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NHRA Keeps Tracks Open to the Public

July 05, 2002|SHAV GLICK

It has been more than 50 years since Wally Parks formed the National Hot Rod Assn., its main premise to get hot rodders off the streets and into a controlled environment where they could indulge their "me against you" racing urges without endangering others.

The Glendora-based NHRA has grown into the world's largest motorsports sanctioning body, with 80,000 members, 130 member tracks and a $50-million racing series, but it still holds true to its original plan of providing racing space for would-be street rodders.

Three NHRA sanctioned drag strips in Southern California--California Speedway in Fontana, Irwindale Speedway and Los Angeles County Raceway in Palmdale--have scheduled times for inexpensive street-legal "run what you brung" racing.

"We had heard repeatedly about the increase in drag racing on our city streets and the dangers posed by this," said Bill Miller, California Speedway president. "A number of recent traffic fatalities have been linked to illegal drag racing on city streets. We hope by giving people a designated time and place, we can get them off the streets."

The three tracks offer a variety of conditions.

California Speedway has a quarter-mile strip with a low limit of 10 seconds elapsed time, which equates to about 135 mph in the fastest cars.

Irwindale is an eighth-mile, also with speed limits. LACR is a quarter-mile facility where cars range from clunkers seen on the freeways to jet dragsters that can hit 314 mph.

The LACR has what it calls "grudge racing" Wednesday and Friday nights. Irwindale has "test and tune nights" on Thursdays. Racing at Fontana is on specified weekends, all in the daytime. The next one is July 13-14.

"It's surprising, and not something we planned, but American muscle cars seem to dominate on Saturdays, with mostly imports on Sunday," said Dennis Bickmeier of the California Speedway staff. "We've been getting 350-400 cars a day and about 1,000 spectators."

Street-legal racing, as prescribed by the NHRA, "features time trials and grudge racing only, which ensures each participant the opportunity for a maximum number of passes down the drag strip."

Some street-legal events require mufflers and tires approved by the Department of Transportation, whereas others permit open exhausts and/or drag slicks. All have strict safety rules. For instance, at Fontana and Palmdale, a helmet is mandatory if a vehicle is faster than 13.99 seconds for the quarter-mile, at Irwindale if under 8.6 seconds for the eighth-mile.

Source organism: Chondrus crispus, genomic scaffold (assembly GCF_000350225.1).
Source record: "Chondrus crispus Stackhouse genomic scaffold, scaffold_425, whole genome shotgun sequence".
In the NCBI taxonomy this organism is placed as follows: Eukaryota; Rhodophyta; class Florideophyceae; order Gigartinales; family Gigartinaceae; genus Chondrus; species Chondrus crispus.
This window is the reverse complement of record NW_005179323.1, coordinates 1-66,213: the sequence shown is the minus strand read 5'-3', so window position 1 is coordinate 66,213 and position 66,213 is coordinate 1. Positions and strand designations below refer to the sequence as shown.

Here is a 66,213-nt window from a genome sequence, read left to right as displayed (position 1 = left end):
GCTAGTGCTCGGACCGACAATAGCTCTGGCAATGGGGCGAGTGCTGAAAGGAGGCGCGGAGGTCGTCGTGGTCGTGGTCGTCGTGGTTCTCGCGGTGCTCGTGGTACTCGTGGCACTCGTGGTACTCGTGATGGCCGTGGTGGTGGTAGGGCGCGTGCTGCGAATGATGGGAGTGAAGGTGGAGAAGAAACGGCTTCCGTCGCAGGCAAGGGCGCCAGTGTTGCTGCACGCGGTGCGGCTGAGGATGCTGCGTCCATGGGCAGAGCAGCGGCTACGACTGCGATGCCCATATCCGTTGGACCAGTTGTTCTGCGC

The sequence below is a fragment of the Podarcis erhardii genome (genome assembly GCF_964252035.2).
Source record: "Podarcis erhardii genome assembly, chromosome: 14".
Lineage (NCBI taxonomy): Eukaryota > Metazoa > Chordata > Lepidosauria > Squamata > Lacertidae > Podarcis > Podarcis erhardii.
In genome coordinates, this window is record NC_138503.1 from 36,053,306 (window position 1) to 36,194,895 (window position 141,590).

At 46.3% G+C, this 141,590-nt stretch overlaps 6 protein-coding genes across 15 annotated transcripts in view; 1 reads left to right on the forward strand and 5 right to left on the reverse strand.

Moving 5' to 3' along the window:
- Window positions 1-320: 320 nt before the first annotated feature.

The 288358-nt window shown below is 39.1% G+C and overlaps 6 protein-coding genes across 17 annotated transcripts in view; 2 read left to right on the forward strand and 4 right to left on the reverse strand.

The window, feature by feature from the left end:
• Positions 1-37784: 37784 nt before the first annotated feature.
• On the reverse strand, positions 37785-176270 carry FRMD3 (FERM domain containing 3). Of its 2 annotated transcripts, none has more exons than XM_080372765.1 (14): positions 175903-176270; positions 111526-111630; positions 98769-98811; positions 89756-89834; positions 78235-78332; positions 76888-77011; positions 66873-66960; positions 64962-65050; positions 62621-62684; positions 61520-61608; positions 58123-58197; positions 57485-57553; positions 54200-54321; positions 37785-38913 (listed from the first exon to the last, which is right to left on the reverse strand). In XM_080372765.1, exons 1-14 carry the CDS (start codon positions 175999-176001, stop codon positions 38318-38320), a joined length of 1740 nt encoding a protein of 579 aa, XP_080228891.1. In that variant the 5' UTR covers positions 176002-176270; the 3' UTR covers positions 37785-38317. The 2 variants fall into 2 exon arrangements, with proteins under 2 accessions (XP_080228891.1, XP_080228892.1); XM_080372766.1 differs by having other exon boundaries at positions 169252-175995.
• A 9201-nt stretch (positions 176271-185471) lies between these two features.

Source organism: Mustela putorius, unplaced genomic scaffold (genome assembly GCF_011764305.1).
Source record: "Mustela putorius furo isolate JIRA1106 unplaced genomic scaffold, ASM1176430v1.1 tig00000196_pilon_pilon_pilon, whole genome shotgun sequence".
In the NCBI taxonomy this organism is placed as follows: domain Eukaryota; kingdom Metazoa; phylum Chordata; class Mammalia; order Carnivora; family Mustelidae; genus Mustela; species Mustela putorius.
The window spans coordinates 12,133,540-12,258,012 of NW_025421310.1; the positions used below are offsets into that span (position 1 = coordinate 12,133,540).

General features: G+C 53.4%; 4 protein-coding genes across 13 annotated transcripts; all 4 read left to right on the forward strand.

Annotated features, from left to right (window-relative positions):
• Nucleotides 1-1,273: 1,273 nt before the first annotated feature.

Costs are minimal, $20 to race and $10 to watch at Fontana and Irwindale, $15 to race and $5 to watch at Palmdale.

"We had a lot of skeptics when we announced our eighth-mile drag strip, people saying it would never work, but the response has been overwhelming," said Doug Stokes, Irwindale spokesman. "The other night, there were 85 cars in line, waiting for their chance to run the 660 feet as fast as their car would go, and there were another 120 cars in the pits.

"You never know where the racers come from. Last Thursday, a woman in her 40s showed up with a new Saturn--still had the sticker on--and she made two runs. She said when she was a girl, her brothers raced at the old Irwindale track but they wouldn't let her race so when she heard about our place, she came out, took two runs, and said she had satisfied her dream of drag racing."

Once a month, on a Sunday, Irwindale holds a competition that is part of the Summit Racing Series, in which drivers in several classes accumulate points toward the national finals, Oct. 10-13, at the Top Gun Raceway in Fallon, Nev. Team Irwindale will be represented by 48 vehicles, four alternates and eight high school students in the Fallon runoffs.

The next Summit series racing is scheduled July 21.

The LACR has weekend racing for clubs or professionals through December. Many NHRA Powerade series competitors test on the Palmdale strip.

The Irwindale and Palmdale tracks also have junior drag racing programs once a month for drivers from 8 to 17 in one-half scale dragsters.

Details: California Speedway, (909) 429-5200; Irwindale Speedway, (626) 358-1100; Los Angeles County Raceway, (661) 533-2224.

Back to Daytona

Last year at this time, Dale Earnhardt Jr., in his first return to the Daytona track where his father had been killed five months earlier, won the Pepsi 400, one of the most dramatic races in NASCAR Winston Cup history.

"The team will never forget last year's win," Earnhardt said. "We had so much on our minds, and to go out and win like we did was a great help to the whole team, and the entire DEI organization too."

Michael Waltrip, his Dale Earnhardt Inc. teammate, finished second.

"We're having a poor season right now, but it's nothing like the nightmare we all went through last year," Earnhardt said. "To win again [Saturday night] would launch us into the second half of the season, just like last year's win did. And we'll have a baseball-theme paint job again."

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